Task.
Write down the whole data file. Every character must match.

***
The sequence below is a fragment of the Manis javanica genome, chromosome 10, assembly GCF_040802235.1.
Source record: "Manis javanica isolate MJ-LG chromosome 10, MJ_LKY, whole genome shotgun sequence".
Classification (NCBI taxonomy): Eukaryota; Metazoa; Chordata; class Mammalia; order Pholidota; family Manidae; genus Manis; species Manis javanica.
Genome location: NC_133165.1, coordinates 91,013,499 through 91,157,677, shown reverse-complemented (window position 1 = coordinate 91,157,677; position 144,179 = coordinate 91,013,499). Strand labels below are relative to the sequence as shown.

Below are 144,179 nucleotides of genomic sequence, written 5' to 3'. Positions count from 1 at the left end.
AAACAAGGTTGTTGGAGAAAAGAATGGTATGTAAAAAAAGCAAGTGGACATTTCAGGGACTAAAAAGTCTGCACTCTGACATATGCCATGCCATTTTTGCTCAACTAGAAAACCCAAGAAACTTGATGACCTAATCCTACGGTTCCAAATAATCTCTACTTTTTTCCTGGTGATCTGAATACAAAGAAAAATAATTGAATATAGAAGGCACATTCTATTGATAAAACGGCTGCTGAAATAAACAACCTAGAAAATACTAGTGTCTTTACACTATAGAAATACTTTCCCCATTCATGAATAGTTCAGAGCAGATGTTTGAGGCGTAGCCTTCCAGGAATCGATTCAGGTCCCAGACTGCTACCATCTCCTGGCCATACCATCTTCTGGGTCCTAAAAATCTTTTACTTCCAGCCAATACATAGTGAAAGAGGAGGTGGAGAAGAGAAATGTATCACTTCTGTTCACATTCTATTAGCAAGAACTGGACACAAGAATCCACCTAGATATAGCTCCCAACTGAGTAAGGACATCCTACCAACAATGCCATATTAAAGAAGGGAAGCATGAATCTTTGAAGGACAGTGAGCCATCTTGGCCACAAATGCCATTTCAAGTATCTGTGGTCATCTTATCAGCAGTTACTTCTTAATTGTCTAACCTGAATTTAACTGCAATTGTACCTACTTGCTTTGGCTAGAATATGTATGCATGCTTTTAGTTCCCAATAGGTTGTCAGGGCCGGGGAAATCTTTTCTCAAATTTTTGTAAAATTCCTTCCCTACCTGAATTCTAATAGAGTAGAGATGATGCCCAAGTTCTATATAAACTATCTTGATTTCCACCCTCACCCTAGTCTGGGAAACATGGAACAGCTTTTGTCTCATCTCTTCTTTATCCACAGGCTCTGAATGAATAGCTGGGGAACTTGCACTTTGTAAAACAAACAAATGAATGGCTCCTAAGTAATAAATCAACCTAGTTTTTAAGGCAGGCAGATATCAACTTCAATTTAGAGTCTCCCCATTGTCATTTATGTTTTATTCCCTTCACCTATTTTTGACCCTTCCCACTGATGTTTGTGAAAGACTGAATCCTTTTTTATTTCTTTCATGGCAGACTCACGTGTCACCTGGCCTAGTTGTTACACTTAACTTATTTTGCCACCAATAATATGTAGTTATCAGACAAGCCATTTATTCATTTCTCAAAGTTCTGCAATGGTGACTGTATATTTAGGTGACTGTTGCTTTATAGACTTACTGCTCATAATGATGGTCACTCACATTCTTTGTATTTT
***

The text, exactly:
The sequence below is a fragment of the Manis javanica genome, chromosome 10, assembly GCF_040802235.1.
Source record: "Manis javanica isolate MJ-LG chromosome 10, MJ_LKY, whole genome shotgun sequence".
Classification (NCBI taxonomy): Eukaryota; Metazoa; Chordata; class Mammalia; order Pholidota; family Manidae; genus Manis; species Manis javanica.
Genome location: NC_133165.1, coordinates 91,013,499 through 91,157,677, shown reverse-complemented (window position 1 = coordinate 91,157,677; position 144,179 = coordinate 91,013,499). Strand labels below are relative to the sequence as shown.

Below are 144,179 nucleotides of genomic sequence, written 5' to 3'. Positions count from 1 at the left end.
AAACAAGGTTGTTGGAGAAAAGAATGGTATGTAAAAAAAGCAAGTGGACATTTCAGGGACTAAAAAGTCTGCACTCTGACATATGCCATGCCATTTTTGCTCAACTAGAAAACCCAAGAAACTTGATGACCTAATCCTACGGTTCCAAATAATCTCTACTTTTTTCCTGGTGATCTGAATACAAAGAAAAATAATTGAATATAGAAGGCACATTCTATTGATAAAACGGCTGCTGAAATAAACAACCTAGAAAATACTAGTGTCTTTACACTATAGAAATACTTTCCCCATTCATGAATAGTTCAGAGCAGATGTTTGAGGCGTAGCCTTCCAGGAATCGATTCAGGTCCCAGACTGCTACCATCTCCTGGCCATACCATCTTCTGGGTCCTAAAAATCTTTTACTTCCAGCCAATACATAGTGAAAGAGGAGGTGGAGAAGAGAAATGTATCACTTCTGTTCACATTCTATTAGCAAGAACTGGACACAAGAATCCACCTAGATATAGCTCCCAACTGAGTAAGGACATCCTACCAACAATGCCATATTAAAGAAGGGAAGCATGAATCTTTGAAGGACAGTGAGCCATCTTGGCCACAAATGCCATTTCAAGTATCTGTGGTCATCTTATCAGCAGTTACTTCTTAATTGTCTAACCTGAATTTAACTGCAATTGTACCTACTTGCTTTGGCTAGAATATGTATGCATGCTTTTAGTTCCCAATAGGTTGTCAGGGCCGGGGAAATCTTTTCTCAAATTTTTGTAAAATTCCTTCCCTACCTGAATTCTAATAGAGTAGAGATGATGCCCAAGTTCTATATAAACTATCTTGATTTCCACCCTCACCCTAGTCTGGGAAACATGGAACAGCTTTTGTCTCATCTCTTCTTTATCCACAGGCTCTGAATGAATAGCTGGGGAACTTGCACTTTGTAAAACAAACAAATGAATGGCTCCTAAGTAATAAATCAACCTAGTTTTTAAGGCAGGCAGATATCAACTTCAATTTAGAGTCTCCCCATTGTCATTTATGTTTTATTCCCTTCACCTATTTTTGACCCTTCCCACTGATGTTTGTGAAAGACTGAATCCTTTTTTATTTCTTTCATGGCAGACTCACGTGTCACCTGGCCTAGTTGTTACACTTAACTTATTTTGCCACCAATAATATGTAGTTATCAGACAAGCCATTTATTCATTTCTCAAAGTTCTGCAATGGTGACTGTATATTTAGGTGACTGTTGCTTTATAGACTTACTGCTCATAATGATGGTCACTCACATTCTTTGTATTTT